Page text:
Hemanth raises issues about sewage water in Lalbagh pond. “Long time back, sewage water used to enter the park, and the authorities have now told us that it has been stopped. However, early mornings one can see sewage water flowing into the lake.” 

“The street vendors near Bal Bhavan crowd the area and obstruct the entrance to the Cubbon,” says Sunita. Commenting along the same lines, Ramkumar from Lalbagh adds, “Many regulars are in alignment with removing the illegal street vendors from inside Lalbagh as we want this space for relaxation alone, not for it to be commercialised.” 

Street vendors’ plight 

The Street Vendors (Protection of Livelihood and Regulation of Street Vending) Act, 2014 guarantees protection of livelihood rights of street vendors. However, the incomplete implementation of the law has put the vendors at Lalbagh and Cubbon in a difficult situation. “Vendors can put up their stalls in any place as per the law, even without the permit. However, for security reasons, the government conducted a survey in 2017 to identify the street vendors and issue identity cards.” says Babu. S, President of the Bengaluru Jilla Beedhi Vyapari Sanghatanegala Okkuta.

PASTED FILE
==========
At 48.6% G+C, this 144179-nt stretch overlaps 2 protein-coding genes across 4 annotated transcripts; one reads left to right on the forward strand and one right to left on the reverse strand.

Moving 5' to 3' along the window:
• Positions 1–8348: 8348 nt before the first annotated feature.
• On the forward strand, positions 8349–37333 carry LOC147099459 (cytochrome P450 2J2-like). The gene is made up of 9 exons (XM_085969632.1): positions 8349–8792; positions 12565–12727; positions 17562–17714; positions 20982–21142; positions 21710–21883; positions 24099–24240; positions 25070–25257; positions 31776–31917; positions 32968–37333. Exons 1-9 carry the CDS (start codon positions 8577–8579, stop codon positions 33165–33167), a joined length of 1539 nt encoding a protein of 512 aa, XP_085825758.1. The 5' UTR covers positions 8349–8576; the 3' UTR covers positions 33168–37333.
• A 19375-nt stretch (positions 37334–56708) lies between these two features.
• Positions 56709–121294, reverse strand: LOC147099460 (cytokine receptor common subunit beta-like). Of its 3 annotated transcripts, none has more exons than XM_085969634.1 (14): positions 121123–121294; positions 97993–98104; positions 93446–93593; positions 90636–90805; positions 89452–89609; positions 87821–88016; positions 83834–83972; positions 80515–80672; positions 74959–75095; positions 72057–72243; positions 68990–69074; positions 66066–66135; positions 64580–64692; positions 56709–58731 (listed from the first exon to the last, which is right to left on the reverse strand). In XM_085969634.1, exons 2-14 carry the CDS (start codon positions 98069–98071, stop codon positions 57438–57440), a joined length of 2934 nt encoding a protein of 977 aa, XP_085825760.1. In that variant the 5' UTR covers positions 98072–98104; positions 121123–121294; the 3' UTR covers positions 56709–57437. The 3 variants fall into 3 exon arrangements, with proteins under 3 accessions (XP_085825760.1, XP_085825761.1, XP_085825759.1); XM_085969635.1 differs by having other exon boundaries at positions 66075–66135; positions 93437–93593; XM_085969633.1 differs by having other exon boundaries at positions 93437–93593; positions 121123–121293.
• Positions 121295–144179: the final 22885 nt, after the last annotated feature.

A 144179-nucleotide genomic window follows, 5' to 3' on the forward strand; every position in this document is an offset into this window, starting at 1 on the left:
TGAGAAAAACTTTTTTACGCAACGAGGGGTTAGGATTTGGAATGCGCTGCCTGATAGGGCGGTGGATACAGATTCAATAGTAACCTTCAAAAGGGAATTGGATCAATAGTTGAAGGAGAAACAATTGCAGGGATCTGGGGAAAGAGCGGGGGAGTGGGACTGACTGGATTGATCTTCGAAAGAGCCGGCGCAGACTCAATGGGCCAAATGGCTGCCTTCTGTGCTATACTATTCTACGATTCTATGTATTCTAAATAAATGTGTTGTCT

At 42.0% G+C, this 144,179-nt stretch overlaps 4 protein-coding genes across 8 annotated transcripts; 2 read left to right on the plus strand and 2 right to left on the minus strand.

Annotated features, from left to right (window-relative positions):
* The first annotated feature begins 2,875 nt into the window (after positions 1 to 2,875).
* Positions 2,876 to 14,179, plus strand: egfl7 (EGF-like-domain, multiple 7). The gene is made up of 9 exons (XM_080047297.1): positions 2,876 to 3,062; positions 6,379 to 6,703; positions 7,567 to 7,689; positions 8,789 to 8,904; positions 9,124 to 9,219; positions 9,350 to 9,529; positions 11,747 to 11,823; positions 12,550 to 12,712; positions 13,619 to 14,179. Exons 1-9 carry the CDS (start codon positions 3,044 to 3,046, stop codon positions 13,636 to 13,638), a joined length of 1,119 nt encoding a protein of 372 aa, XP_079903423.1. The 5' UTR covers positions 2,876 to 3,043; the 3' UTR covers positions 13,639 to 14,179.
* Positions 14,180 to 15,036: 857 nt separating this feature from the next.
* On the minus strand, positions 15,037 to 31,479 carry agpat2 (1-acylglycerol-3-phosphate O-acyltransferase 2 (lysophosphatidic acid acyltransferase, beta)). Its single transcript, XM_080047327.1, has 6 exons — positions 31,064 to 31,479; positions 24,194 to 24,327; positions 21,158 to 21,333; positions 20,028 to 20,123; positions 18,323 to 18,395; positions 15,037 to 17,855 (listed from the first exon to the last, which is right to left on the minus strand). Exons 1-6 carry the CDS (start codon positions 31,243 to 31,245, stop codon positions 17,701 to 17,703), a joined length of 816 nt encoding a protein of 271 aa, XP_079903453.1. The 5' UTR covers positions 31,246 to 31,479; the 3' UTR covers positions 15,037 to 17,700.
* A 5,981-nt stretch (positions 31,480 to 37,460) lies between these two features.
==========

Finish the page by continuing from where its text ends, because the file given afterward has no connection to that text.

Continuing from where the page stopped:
He adds that the last survey was conducted in 2017, and the issued identity cards have lapsed in February 2023. Renewal of the identity cards has been requested, however, neither renewal nor a survey has been conducted. The lack of clarity in the implementation of the law puts the livelihoods of street vendors near Cubbon and in Lalbagh at risk, as theoretically, they end up being considered ‘illegal,’ though they have rights to put up their stalls. 

Visitors inside Lalbagh
Visitors buying juices and ice cream from a street vendor inside Lalbagh. Pic: Harshitha Padmavinod

“There is a lot of garbage that is being discarded near these stalls,” claims Hemanth about the vendors in Lalbagh. In response to this allegation, Mohan, a street vendor inside Lalbagh says, “We have to keep the premises of our stall and the vicinity where we put it up clean, otherwise the Horticulture Department will remove our stall for 15 days as punishment and we have to get our permit from the Deputy Director all over again post that.”

Steps taken by street vendors